Many people have forgotten that casting a jig is an effective technique also. The jig can be presented at a lot of different depths and around a variety of structure. You are really limiting yourself if you only focus on the flipping aspect of it. Many times during the summer months, we have come in behind other anglers flipping obvious targets, or casting more traditional summer lures, and we have caught bass making roll casts, and looking for isolated pieces of cover that other anglers have missed.
Jig sizes have changed in recent years, along with skirt material and colors. The 3/8 ounce size remains the most popular, with smaller versions are being used more and more with great success. The smaller finesse type of jigs are much more effective in clear water, while the heavier, bulky versions are great for fishing stained to muddy water. Not that the heavier jig isn't effective in some shallower, open water, but a more compact 1/2 ounce bait is more effective, than the bulkier style. I use a shorter trailer for this. This is especially true when fishing some of the finger lakes of New York State, or any of the waters where smallmouth bass are also present. The heavier jig is more effective when the bass are aggressive, as it allows you to fish it faster and cover more water. When the fish are suspended, or you need to keep it in the strike zone longer, the lighter jig is more effective. We always keep experimenting with several sizes, letting the bass tell us what they want. In the summer months, when we swim the jig around boat docks, we opt for the lighter 1/4 ounce size, with a plastic trailer, to imitate a crawfish or baitfish. Swimming the jig is a very effective technique that is overlooked by many weekend anglers. Most small jigs don't have a big enough hook to handle quality bass, which is why we use a Spotsticker handpoured Jighead. We have been using this bait since 2002, when we had great success with it in several local tournaments in cold water as well as in the summer. The Spotsticker has a bigger hook than most, and it handles larger bass well. In warmer, clear water, we like to use a grub or swimming worm as a trailer, this is very effective when you are trying to imitate a crawfish. In colder, or more stained to muddy waters, we like a bulkier trailer, as they displace more water and make it easier for the bass to home in on the bait.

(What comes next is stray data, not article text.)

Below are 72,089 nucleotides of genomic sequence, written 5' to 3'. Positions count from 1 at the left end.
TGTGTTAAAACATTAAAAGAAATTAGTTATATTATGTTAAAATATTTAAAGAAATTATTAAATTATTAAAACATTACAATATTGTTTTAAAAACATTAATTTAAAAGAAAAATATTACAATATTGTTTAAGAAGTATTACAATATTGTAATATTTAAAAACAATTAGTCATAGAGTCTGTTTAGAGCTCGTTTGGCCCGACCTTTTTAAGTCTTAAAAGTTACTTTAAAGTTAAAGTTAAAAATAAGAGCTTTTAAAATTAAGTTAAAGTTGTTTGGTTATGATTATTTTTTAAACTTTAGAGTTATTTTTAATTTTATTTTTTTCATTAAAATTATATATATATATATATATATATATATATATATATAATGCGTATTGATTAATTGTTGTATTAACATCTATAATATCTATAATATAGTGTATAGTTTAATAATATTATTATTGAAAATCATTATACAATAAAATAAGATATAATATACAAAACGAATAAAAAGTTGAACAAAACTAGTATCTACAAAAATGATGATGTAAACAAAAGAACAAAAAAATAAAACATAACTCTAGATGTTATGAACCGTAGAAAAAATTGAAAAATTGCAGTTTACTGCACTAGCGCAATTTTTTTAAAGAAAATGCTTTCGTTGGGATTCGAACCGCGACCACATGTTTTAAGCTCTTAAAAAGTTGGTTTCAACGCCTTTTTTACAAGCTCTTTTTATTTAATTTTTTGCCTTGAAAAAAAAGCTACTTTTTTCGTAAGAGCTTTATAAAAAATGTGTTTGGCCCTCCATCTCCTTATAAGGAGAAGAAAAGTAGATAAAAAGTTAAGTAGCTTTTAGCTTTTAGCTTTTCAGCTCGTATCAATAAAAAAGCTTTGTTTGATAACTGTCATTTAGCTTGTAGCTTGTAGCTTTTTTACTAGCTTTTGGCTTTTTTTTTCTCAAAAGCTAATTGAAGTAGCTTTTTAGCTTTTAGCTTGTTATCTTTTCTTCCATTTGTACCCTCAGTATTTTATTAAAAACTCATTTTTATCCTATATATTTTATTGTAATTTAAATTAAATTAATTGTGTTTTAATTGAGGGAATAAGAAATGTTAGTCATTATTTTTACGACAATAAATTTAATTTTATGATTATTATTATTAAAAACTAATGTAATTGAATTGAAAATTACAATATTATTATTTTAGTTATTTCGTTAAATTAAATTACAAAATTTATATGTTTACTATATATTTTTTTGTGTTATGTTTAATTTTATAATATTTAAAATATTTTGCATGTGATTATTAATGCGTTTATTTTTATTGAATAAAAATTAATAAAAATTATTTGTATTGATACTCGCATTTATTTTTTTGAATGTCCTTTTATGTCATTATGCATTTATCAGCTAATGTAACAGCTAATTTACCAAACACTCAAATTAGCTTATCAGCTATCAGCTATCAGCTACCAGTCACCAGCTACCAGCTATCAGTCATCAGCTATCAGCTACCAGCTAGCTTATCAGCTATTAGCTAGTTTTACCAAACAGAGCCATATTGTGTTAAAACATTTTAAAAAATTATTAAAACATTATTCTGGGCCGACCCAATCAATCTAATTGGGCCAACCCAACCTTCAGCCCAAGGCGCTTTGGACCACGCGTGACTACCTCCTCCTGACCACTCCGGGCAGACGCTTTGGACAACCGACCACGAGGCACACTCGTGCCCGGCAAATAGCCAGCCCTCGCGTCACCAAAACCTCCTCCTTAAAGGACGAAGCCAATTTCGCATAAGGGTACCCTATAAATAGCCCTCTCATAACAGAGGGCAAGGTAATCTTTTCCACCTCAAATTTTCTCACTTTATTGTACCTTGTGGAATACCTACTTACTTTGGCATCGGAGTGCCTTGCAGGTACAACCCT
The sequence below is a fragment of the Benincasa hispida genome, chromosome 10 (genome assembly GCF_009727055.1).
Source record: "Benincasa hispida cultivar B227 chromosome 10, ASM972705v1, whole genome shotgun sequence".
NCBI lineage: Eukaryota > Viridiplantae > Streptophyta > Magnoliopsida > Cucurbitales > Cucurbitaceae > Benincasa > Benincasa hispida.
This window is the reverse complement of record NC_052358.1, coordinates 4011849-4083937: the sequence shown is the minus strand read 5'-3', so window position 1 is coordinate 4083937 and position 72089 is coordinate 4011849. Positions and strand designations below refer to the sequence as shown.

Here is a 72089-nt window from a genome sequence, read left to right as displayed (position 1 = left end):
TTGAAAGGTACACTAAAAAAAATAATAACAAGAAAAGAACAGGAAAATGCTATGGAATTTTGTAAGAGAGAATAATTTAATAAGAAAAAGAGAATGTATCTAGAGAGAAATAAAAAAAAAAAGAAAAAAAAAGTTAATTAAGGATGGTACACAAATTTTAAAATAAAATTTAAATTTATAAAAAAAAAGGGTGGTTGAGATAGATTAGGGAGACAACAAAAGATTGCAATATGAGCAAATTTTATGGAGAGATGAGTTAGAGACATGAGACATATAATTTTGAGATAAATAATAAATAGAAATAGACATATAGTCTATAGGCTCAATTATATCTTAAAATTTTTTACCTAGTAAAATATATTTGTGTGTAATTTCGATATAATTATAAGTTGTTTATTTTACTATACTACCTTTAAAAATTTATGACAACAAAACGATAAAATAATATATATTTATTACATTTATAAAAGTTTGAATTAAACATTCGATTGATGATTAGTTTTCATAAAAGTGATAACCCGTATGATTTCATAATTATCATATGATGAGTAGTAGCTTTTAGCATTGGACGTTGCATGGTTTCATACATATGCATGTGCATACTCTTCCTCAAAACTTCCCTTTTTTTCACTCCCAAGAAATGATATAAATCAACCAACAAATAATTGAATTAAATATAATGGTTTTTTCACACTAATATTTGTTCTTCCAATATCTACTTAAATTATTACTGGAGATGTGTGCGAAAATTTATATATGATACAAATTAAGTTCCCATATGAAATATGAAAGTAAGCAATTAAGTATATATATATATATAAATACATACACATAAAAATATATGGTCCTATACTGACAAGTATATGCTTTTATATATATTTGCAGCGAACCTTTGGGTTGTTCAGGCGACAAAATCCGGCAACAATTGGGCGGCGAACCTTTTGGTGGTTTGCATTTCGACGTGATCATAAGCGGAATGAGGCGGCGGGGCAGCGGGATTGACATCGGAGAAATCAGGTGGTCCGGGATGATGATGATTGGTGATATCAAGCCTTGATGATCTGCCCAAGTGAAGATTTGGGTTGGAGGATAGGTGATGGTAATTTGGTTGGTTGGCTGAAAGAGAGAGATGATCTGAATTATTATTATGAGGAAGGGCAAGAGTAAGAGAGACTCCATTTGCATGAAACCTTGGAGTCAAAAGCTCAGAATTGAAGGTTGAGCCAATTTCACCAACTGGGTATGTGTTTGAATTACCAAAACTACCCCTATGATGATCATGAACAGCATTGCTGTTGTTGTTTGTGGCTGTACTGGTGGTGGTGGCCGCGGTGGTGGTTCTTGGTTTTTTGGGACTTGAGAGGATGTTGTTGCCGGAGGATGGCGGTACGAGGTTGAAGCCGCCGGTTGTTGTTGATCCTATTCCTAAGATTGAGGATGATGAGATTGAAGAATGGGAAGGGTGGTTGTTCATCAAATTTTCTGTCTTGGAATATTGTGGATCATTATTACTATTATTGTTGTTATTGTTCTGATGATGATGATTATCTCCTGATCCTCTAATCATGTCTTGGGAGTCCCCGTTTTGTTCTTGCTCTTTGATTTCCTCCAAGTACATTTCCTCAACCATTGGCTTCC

The design of the jighead is another thing you have to think about. They need to be matched to the type of cover you are fishing. A jig that has a head that is more pointed, with its eyelet coming out of the front rather than the top, is going to pull through weeds better than a broad shouldered jig. We like to use a Jungle Jig, by Northland, or a Terminator Pro's Top Secret jig for this. The Terminator has a recessed eye, as does Mann's Stone jig designed by Mike Iaconelli, and they all come through this cover well.These jigs helped us win the Big Bass World Championship several times. They were very effective here in the Northeast, in some of the heavier, weedy cover. When we fish around rocks and wood, we use a jig with more shoulders to help stop it sometimes. Many companies make this type of football or stand up jig, which is great for these situations. When you pull it over an object, the jig tips, adding more action. We have used these jigs effectively on many of New Jersey's reservoirs such as Spruce Run. You must also match the size of the line to the size of the jig hook you are using. A heavy-duty jig hook requires a stronger hook set, so you need heavier line to handle it.
Of course, it helps to know when you're getting a bite. Big bass really thump a jig with the same vigor they do a plastic worm, and many other strikes are felt simply as spongy sensation, or just like you're dragging weeds. That's why it is important to set the hook on anything that feels unnatural, it could be weeds, or it could be a seven pounder!
While a black and blue jig seems to be the favorite, we like to match jig colors to the water conditions. A dark colored jig with a big crawfish trailer, moving on the bottom, does a great job imitating a crawfish, but a white jig swimming over cover and around boat docks does a good job of imitating a baitfish. This is great when bass want a slower presentation, or when you can't fish a crankbait or jerkbait with ease. Many times when bass are feeding on shad, but want a slower presentation than a spinnerbait, this is the best choice. It can also catch the bigger bass that are ignoring the spinnerbait. The new "Sweet Beavers" by Andre moore's company, "Reaction Innovations", have been the hottest and most productive soft plastic this year all over the country.
We like the plastic trailers in the summer months, and the pork in the winter.The new Uncle Josh Pork is more pliable in cold water, while plastic gets stiff. In places where many anglers cast tubes or small finesse worms, such as clear water flats, we cast jigs in neutral colors, and catch bigger bass. Many times when bass ignore other baits, the jig will trigger a strike. This is also a great bait for night fishing.